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Changes in Population Dynamics in Mutualistic versus Pathogenic Viruses

Marilyn J. Roossinck
Plant Biology Division, The Samuel Roberts Noble Foundation, Inc., P.O. Box 2180, Ardmore, OK 73402, USA
Viruses 2011, 3(1), 12-19;
Submission received: 17 December 2010 / Revised: 31 December 2010 / Accepted: 6 January 2011 / Published: 17 January 2011
(This article belongs to the Special Issue Virus Dynamics and Evolution)


Although generally regarded as pathogens, viruses can also be mutualists. A number of examples of extreme mutualism (i.e., symbiogenesis) have been well studied. Other examples of mutualism are less common, but this is likely because viruses have rarely been thought of as having any beneficial effects on their hosts. The effect of mutualism on the population dynamics of viruses is a topic that has not been addressed experimentally. However, the potential for understanding mutualism and how a virus might become a mutualist may be elucidated by understanding these dynamics.

1. Introduction

Viruses have been studied predominantly as pathogens, beginning with the first virus ever described, Tobacco mosaic virus [1] that was causing spots on tobacco plants. However, a number of viruses in plants, animals, fungi and bacteria have been described that are not pathogens; many are commensals and some are mutualists. Traditionally, mutualistic symbioses are thought of as long-term stable relationships, but viruses can clearly switch lifestyles depending on conditions. What effect does mutualism have on the population dynamics of a virus? Do the population dynamics of conditional mutualists change depending on their lifestyle? This is the subject of this brief perspective. It is not intended to be a comprehensive review, but rather to provoke some thought about how the dynamics of virus populations might change when viruses have different lifestyles. For a more comprehensive review on mutualistic viruses the readers are directed to [2].

2. Symbiogenic Viruses

Symbiogenesis is the process whereby symbiotic entities fuse and create a new species. This process was first recognized in the discovery of the relationship between mitochondria and bacteria, and is now recognized as an important evolutionary force that may be responsible for major leaps that cannot be explained by Darwinian natural selection [3], and that has probably played a major role in the evolution of new viruses [4,5]. The most extreme cases of virus mutualism are really symbiogenic relationships.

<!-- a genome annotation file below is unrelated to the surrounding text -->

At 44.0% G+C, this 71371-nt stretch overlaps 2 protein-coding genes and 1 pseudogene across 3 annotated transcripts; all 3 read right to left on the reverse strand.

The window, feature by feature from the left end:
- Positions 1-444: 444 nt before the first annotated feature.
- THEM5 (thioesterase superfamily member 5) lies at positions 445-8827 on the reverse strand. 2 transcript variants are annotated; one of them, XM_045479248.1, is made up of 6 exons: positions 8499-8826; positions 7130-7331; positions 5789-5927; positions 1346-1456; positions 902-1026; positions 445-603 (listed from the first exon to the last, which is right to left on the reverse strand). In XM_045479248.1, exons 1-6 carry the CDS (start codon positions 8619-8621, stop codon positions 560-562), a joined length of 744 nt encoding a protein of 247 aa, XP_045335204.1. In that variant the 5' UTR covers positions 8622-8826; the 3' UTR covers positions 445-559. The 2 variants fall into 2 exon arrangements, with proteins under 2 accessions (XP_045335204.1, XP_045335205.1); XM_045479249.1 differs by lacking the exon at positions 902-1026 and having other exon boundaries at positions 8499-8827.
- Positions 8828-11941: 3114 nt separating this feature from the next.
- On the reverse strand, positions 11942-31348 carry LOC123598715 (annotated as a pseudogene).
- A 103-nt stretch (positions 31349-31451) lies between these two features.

2.1. Polydnaviruses

The most well studied mutualistic viruses are the polydnaviruses (poly DNA viruses) [6]. The polydnaviruses are obligate symbionts of their braconid (bracoviruses) or ichneumonid (ichnoviruses) parasitoid wasp hosts. The viruses are required for the successful development of the wasp eggs in the insect hosts that they parasitize [7]. They have been associated with the wasps for so long that some question if they should still be considered viruses [8,9]. Most of the viral genes reside in the nuclear genome of the wasp, while the virions package wasp genes for delivery into the caterpillar where the wasp deposits its eggs. These wasp genes suppress the immune response of the caterpillar and prevent encapsulation of the egg by the caterpillar [7]. Recently, the bracovirus relationship to the insect nudiviruses was demonstrated [10], and the ichnovirus relationship to an as yet unclassified insect virus [11] was also suggested [12]. The most likely scenario for the evolution of the mutualistic relationship is that the viruses were first acquired from insects that the wasps parasitized. The wasps were likely a vector for the insect viruses. This is supported by the characterization of an ascovirus in ichneumonid wasps that has become a mutualist of the wasp that parasitizes its insect host [13]. Unfortunately, no studies have compared the population dynamics of this virus in the wasp where it is a mutualist versus the insect where it is a pathogen.